Sorry I haven’t been terribly communicative for the past few months. We’ve been keeping happily busy with visiting friends, short trips, and in my case, some volunteer work that ironically had me working full-bore while the rest of Paris made their July & August exodus from the city.
I think I got blog-fatigue. Also, I was torn on what to write: judging by the feedback, what people most like is what I call “Paris expat p0rn”: stories of cafe life, lovely markets, visits to charming villages, etc. And, while we certainly enjoy that aspect of living here, its about as accurate as assuming that life in Vancouver is limited to strolling the Seawall, walking through the Anthropology museum, hanging out on the Capilano suspension bridge, or eating salmon.
On the other hand, it does make for easier updates: a few pics of a crumbling village & voilà, a blog post!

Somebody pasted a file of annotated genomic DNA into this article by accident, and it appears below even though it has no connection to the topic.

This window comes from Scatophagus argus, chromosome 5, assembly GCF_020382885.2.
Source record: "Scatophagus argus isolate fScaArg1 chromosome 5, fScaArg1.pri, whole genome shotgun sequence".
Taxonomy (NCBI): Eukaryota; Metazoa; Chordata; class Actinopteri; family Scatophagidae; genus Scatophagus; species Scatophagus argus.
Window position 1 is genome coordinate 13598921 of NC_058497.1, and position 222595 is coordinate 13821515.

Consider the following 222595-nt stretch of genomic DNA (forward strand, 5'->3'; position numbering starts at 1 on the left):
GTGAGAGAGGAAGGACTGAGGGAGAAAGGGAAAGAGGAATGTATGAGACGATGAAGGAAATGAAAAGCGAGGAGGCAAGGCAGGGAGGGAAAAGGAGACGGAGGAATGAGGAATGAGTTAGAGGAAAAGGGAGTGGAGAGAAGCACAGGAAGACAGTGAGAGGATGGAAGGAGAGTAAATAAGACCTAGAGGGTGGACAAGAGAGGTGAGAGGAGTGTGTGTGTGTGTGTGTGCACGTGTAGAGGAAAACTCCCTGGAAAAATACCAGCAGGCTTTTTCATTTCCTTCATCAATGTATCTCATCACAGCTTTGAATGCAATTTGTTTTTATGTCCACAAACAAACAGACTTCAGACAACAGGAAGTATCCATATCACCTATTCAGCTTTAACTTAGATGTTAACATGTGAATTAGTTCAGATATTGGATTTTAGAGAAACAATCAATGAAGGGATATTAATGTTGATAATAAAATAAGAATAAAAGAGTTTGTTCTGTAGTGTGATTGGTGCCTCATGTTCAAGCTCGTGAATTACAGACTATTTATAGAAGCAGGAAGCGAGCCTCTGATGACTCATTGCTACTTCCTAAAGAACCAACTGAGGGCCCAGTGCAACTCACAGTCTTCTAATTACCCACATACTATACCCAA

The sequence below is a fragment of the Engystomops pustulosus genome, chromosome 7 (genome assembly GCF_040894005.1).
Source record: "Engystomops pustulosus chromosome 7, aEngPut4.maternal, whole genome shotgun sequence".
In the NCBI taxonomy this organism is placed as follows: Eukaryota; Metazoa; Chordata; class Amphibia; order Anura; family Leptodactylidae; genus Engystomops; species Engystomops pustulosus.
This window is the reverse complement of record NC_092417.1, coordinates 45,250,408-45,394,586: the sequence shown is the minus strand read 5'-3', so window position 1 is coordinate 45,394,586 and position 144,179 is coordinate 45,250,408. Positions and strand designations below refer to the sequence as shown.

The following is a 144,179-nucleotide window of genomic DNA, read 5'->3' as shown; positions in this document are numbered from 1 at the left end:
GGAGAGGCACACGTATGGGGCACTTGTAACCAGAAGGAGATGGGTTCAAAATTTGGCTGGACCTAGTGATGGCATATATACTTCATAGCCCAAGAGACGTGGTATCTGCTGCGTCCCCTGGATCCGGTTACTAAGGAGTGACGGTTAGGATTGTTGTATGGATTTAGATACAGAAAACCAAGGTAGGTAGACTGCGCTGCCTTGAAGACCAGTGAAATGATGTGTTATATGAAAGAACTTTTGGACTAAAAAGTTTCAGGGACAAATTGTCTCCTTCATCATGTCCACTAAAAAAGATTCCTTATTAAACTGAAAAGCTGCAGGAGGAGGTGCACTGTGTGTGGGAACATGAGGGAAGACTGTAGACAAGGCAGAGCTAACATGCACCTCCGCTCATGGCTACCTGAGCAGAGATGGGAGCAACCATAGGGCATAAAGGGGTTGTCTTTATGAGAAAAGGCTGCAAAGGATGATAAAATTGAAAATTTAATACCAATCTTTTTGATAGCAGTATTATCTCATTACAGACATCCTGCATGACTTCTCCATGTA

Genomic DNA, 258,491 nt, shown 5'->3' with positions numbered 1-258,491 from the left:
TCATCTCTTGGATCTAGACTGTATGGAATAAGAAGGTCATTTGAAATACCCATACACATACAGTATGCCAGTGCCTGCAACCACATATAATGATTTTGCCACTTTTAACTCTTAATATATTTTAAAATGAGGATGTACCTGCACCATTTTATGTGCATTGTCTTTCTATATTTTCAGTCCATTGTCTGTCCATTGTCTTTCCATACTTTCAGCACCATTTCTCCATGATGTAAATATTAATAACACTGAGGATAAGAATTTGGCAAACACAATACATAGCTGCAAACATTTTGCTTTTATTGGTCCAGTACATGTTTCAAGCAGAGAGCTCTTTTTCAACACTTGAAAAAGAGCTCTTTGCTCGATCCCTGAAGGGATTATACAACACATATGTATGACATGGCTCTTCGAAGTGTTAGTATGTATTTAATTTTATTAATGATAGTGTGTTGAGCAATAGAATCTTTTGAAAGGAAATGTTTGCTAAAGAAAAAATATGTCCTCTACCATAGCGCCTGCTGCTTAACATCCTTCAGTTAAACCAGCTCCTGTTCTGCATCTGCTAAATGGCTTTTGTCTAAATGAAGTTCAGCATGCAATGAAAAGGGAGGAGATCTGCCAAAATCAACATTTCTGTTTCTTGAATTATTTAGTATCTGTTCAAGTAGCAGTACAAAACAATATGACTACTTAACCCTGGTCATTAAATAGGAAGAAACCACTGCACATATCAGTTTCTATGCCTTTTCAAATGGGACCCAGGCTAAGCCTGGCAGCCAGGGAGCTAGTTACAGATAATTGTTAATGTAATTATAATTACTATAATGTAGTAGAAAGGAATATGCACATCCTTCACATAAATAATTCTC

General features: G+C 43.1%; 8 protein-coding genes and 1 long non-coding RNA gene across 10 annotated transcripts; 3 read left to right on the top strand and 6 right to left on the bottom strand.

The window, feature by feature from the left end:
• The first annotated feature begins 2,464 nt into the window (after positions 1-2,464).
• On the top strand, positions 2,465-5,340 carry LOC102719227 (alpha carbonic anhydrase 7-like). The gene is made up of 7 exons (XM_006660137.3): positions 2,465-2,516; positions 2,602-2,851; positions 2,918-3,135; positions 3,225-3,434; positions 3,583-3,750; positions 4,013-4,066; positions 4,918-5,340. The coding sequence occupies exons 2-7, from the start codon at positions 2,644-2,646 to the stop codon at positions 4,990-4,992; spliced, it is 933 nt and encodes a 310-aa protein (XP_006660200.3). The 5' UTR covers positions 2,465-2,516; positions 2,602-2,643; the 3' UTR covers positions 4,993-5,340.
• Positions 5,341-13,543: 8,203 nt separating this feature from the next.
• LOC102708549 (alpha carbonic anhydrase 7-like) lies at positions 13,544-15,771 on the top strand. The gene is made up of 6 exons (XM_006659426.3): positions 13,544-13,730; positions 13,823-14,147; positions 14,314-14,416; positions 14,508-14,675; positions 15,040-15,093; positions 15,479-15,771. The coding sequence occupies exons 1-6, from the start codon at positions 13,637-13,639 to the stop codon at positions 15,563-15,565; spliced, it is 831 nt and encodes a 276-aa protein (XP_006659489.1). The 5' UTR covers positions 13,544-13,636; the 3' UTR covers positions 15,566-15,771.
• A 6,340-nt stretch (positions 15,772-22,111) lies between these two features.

In fact, that’s what I normally would have done right now, since we are approaching the end of a 2 week bike tour through Burgundy. Unfortunately, we’ve had another problem with theivery and so alas our camera containing oodles of travelling-France p0rn is now AWOL.
Overall though it’s been a fun trip, aside from one ambitious day of 95 km of climbing innumerable hills only to lose all elevation gained by descending again. I felt like Sisyphus after a few hours. Even HerrKaa, the Energizer Bunny on a Bike, was pretty exhausted. But it has been a good excuse to eat large helpings of garlicky snails and down copious amounts of hearty red wine.
Right now we are in Beaune, the very heart of Burgundy’s best wine region (the Cote d’Or), hanging out at the….library.
Don’t worry, we’ve already had our fill of dégustations and viticulture lore; now we need to fill in our applications for the bargain French classes offered by the City of Paris, which fill up fast as I learned first-hand last winter. Since the forms only came online yesterday, we have been hogging their internet station this morning to get all the info needed to complete forms for 3 separate applications (each in triplicate – vive l’administration francaise!).